United Nations investigators have reopened an internal probe into whether a top U.N. official improperly shared confidential information about efforts to promote human rights in Western Sahara with a senior official from Morocco, which has long sought to limit the monitoring of abuses there, senior U.N.-based officials told Foreign Policy.
The move marks an escalation by U.N. watchdogs to establish whether Anders Kompass, a highly-regarded U.N. human rights official from Sweden, has leaked sensitive information to foreign governments on the internal workings of the U.N. Office of the High Commissioner for Human Rights. Kompass is already the target of a separate probe by the U.N. Office of Internal Oversight Services (OIOS) regarding allegations that he wrongfully provided the French government last July with a confidential U.N. report documenting the sexual abuses of children by French soldiers in the Central African Republic.
The case against Kompass has rankled the United States and many other governments, which fear the leak investigation will feed public perception that the United Nations is seeking to silence an official who intended to halt ongoing abuses against children. The United States has urged the United Nations to pursue an independent investigation into the sexual abuse allegations and the organization’s handling of the case.
Meanwhile, OIOS Chief of Investigations Michael Stefanovic has recused himself from the leak inquiry of Kompass, telling governments during a May 13 meeting at U.N. headquarters in New York that the probe by the nominally-independent unit was being directed by U.N. Secretary-General Ban Ki-moon’s chief of staff, Susana Malcorra. Stefanovic also told diplomats that his own boss, Canadian Undersecretary-General for OIOS Carman Lapointe, had bypassed established procedures for determining whether the case merited an investigation. Stefanovic said he filed a formal complaint to Ban’s office saying the U.N. investigations unit was being turned into an accomplice in an effort by senior management to get rid of Kompass. U.N. officials said Lapointe believes she can launch an investigation under her own authority, and did so in this instance because of the political sensitivity of the case.
The situation first came to light on May 6, when the Guardian reported that the United Nations had suspended Kompass from his post for giving French authorities the confidential report, which included the names of the victims, investigators, and alleged perpetrators. The six-page report, which was obtained by FP with the names of individuals redacted, details multiple examples in which soldiers from France, Chad, and Equatorial Guinea traded military rations and money for sexual favors from children as young as 8 years old. The soldiers were serving under the command of the French military and the African Union, not the United Nations.
Kompass has since been reinstated to his post by a judge in the U.N.’s administrative tribunal, pending the outcome of the investigation. The intergovernmental organization has defended its decision to investigate Kompass, saying that his actions potentially endangered the very children he claims to have been trying to protect.
“The leaked document contains notes of interviews, including, notably, names and other identifying information pertaining to alleged child victims,” Malcorra wrote in a confidential letter to U.N. members obtained by FP. “The disclosure of this document may endanger the safety or security of the children, violate their rights, and invade their privacy.”
In an effort to illustrate the risks, the U.N. High Commissioner for Human Rights, Prince Zeid Ra’ad al-Hussein of Jordan, told reporters in Geneva last month that the names of the victims had been widely leaked to the media, including a French television crew that tracked down one mother who said that she beat her son so badly after learning that he had engaged in a sex act with a French soldier that “if someone had not stopped me, I would have killed him.” But that woman, who accompanied her son when he initially described the abuses to U.N. investigators, was aware of what happened long before the report had been disclosed to the French.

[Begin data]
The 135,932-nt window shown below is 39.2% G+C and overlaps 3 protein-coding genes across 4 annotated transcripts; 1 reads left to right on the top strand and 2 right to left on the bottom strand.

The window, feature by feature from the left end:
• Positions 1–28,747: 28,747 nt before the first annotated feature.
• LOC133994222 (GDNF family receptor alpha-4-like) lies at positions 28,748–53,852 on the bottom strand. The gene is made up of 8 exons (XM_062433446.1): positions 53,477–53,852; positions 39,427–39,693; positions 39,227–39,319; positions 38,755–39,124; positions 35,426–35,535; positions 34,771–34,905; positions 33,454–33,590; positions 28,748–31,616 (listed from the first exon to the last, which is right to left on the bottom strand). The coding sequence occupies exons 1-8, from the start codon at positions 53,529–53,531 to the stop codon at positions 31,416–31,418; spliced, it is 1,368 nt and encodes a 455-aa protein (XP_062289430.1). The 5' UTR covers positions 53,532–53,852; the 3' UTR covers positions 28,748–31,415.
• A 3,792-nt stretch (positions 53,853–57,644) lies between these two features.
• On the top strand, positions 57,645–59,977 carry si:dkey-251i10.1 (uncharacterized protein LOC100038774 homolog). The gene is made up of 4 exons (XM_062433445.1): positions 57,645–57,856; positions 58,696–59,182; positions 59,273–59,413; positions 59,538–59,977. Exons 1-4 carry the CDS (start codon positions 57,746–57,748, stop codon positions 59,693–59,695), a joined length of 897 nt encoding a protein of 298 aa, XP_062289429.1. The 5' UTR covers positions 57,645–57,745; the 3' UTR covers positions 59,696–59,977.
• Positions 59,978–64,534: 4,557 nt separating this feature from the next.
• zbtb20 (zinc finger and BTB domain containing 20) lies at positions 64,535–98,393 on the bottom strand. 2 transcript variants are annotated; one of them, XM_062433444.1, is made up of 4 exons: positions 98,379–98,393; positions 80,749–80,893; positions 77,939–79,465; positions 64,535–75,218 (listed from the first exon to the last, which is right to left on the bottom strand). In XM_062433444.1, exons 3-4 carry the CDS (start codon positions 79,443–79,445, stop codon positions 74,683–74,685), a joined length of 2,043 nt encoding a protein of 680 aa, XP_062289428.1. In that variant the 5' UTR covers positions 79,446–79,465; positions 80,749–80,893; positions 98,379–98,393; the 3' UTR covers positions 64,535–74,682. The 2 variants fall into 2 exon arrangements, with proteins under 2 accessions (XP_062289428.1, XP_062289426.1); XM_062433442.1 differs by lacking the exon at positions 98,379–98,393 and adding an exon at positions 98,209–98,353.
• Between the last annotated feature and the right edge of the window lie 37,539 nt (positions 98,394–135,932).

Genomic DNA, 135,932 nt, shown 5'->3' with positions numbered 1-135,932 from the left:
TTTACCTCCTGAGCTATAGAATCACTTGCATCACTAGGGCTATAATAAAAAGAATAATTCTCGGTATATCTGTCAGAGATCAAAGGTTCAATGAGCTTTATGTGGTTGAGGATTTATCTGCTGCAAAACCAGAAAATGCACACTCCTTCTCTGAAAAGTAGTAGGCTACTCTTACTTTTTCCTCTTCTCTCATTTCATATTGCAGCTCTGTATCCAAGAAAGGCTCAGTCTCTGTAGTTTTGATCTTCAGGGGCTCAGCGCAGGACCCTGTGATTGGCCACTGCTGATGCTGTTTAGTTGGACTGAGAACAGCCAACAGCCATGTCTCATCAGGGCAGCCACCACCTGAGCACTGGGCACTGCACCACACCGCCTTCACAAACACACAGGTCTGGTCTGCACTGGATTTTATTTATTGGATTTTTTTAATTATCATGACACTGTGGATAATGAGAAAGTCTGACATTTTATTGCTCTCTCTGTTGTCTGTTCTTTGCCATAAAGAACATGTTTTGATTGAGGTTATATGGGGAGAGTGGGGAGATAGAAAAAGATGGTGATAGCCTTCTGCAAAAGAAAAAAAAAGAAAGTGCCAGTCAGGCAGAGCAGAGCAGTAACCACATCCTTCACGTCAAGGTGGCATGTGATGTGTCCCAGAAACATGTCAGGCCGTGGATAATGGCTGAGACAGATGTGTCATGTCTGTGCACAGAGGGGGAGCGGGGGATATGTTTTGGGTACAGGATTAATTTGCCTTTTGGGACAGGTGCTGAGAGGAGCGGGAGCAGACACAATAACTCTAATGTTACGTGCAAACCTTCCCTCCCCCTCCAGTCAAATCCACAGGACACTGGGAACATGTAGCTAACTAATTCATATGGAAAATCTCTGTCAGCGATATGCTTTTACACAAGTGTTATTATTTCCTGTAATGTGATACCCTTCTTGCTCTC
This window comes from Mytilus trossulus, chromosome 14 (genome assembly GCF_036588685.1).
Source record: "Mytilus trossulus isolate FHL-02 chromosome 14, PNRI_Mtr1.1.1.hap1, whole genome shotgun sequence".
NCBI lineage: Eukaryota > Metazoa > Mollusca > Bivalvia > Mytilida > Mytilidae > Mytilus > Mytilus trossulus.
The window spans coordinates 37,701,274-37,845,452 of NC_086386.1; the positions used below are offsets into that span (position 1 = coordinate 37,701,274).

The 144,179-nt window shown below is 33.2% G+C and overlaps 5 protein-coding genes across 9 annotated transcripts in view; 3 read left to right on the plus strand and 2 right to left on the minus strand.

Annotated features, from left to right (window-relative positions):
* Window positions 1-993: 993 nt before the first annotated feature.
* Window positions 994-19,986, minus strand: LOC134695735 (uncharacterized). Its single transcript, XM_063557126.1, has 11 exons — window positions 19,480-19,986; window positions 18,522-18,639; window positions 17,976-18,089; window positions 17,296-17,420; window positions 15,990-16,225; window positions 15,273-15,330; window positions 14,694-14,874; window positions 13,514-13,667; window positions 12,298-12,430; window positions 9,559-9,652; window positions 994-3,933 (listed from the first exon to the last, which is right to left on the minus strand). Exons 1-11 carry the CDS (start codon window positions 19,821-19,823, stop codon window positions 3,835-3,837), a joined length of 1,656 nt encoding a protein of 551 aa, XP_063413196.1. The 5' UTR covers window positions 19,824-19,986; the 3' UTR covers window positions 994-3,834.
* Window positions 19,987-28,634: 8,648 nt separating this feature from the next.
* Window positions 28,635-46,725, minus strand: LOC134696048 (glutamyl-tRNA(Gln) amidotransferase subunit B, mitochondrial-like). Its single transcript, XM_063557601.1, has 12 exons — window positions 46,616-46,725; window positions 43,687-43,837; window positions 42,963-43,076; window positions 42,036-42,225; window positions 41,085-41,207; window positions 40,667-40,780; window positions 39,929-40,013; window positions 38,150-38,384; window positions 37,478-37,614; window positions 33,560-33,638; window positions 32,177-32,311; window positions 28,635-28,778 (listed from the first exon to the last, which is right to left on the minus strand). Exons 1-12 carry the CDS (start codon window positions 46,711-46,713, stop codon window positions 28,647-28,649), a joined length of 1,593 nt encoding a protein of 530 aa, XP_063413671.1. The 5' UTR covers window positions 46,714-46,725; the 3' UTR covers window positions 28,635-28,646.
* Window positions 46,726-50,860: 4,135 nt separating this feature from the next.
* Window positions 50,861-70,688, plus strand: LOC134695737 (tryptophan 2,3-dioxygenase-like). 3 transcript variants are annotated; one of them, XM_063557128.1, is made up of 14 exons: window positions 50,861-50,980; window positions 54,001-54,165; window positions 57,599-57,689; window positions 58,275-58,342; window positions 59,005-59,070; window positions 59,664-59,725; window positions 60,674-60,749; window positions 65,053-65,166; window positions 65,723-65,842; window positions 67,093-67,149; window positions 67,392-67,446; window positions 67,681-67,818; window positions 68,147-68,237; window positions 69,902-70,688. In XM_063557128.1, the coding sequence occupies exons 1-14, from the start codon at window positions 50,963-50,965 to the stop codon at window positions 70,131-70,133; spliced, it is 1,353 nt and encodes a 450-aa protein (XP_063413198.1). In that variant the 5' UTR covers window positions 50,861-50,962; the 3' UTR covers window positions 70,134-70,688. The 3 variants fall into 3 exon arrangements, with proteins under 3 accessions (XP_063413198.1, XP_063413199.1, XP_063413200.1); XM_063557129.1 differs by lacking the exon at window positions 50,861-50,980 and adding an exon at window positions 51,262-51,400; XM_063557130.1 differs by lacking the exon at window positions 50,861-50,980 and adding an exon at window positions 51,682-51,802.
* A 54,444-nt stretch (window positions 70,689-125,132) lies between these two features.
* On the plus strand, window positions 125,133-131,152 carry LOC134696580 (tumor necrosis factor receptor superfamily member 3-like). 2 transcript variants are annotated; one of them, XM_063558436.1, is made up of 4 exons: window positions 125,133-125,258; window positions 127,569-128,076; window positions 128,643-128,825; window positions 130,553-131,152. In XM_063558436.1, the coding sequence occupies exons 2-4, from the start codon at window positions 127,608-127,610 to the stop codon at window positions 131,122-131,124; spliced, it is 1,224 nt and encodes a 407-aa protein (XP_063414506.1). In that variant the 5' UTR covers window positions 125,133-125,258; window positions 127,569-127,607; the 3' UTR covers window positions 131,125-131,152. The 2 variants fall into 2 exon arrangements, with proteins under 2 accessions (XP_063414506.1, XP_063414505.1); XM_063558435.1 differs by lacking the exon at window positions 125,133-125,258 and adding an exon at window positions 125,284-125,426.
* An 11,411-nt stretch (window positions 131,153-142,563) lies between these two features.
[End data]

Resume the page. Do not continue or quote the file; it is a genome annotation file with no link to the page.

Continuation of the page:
The handling of the case has generated little support from governments at U.N. headquarters. A group of about 15 countries, including several Latin American and Scandinavian governments, as well as Canada, Japan, Singapore, South Africa, and Tanzania, have pressed Ban to get to the bottom of what happened and to examine the U.N.’s treatment of Kompass.
Officials from those governments say the United Nations seems more committed to disciplining Kompass than taking action to curb violations in the Central African Republic. Skepticism deepened after Paula Donovan — a former U.N. official and co-founder of the nonprofit organization Aids-Free World, who leaked the Central African Republic report to the Guardian — published a string of internal emails and memos documenting the U.N.’s efforts to force Kompass out of his job as the third-highest-ranking official at the Office of the High Commissioner for Human Rights.
Kompass first came under scrutiny in late 2014, when an anonymous source, using the Twitter handle @Chris_Coleman24, tweeted links to a string of alleged emails from the Moroccan ambassador to the U.N. in Geneva, Omar Hilale, to his foreign minister in Rabat. The emails showed Hilale boasting that he had placed a number of individuals, including Kompass and then-U.N. High Commissioner for Human Rights Navi Pillay, in his pocket.
Soon afterward, Prince Zeid was appointed high commissioner and asked the Office of Internal Oversight Services to look into allegations against Kompass.
U.N. investigators based in Vienna questioned Kompass, examined all of his official emails and telephone records, and scrubbed the hard drive of his computer, according to a senior U.N.-based official familiar with the investigation. They found no evidence that he wrote any of the purported emails.
In March, Malcorra informed Prince Zeid that the investigation into sensitive information given to the Moroccans “could not substantiate any responsibility for Anders Kompass,” according to an account by Prince Zeid’s deputy, Flavia Pansieri, which was leaked by Donovan’s outfit.